It has been another exciting year for physics research, particularly in my own field. In Australia, we have a Centre of Excellence for Antimatter-Matter Studies, of which I am the Deputy Director. As you may know, when antimatter and matter come together, they annihilate converting their mass to immense energy via Einstein's e=mc2. This also works backwards, if we have immense energy, then we can create matter-antimatter pairs. This reverse process has recently been observed in extreme lightning storms. So next time you see lightning, think that antimatter is being created somewhere in the atmosphere.
     In fact antimatter is not as uncommon as you might think. Antielectrons, or positrons, are used in our hospitals to detect cancer via Positron Emission Tomography. It is also used extensively in the study of material properties. The most common source of antimatter is radioactive decay.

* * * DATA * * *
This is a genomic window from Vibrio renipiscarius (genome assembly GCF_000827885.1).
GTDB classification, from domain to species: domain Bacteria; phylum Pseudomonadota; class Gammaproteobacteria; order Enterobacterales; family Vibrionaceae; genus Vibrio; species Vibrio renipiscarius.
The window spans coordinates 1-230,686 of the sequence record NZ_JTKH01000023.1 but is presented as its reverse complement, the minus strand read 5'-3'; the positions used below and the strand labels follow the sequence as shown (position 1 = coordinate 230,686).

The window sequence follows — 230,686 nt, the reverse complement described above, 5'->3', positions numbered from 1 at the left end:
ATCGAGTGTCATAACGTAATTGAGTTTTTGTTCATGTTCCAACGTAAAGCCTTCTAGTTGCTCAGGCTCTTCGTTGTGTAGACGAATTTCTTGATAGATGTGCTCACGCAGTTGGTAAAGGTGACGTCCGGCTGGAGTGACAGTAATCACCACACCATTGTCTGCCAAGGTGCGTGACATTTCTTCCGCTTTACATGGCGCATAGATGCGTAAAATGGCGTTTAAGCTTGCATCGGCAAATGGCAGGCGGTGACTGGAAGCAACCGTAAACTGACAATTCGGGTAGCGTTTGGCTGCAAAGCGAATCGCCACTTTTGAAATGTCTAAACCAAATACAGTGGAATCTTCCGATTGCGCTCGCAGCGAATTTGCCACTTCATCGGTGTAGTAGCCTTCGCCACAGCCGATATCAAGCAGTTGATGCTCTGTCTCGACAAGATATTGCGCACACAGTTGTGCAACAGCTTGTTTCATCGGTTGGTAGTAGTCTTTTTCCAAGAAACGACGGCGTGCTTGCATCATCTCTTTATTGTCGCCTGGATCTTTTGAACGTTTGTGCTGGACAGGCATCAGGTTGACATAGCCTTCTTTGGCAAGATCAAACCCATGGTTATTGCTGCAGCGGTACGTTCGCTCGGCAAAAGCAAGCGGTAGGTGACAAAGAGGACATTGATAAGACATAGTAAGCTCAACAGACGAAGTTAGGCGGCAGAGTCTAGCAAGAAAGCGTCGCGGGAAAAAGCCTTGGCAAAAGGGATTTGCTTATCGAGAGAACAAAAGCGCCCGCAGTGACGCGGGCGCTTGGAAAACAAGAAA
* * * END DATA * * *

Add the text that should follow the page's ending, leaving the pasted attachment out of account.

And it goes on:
However, one of the greatest applications of antimatter is in science fiction. How many of you have heard of Star Trek? There spacecraft are powered by antimatter to travel faster than the speed of light. While there is much physics that science fiction writers get right, this one they got wrong. Consequently, the world-renowned cosmologist Professor Lawrence Krauss was driven to write this popular science book on "The physics of Star Trek". I met him recently and invited him to WA to give a public lecture. He promised to come and speak on "Creating the Universe out of Nothing" sometime in our winter. He is a fantastic speaker, with lectures available on YouTube, and I encourage you all to attend.
     Now, it gives me great pleasure to award this book-prize to your best year-11 physics student of 2010, ...

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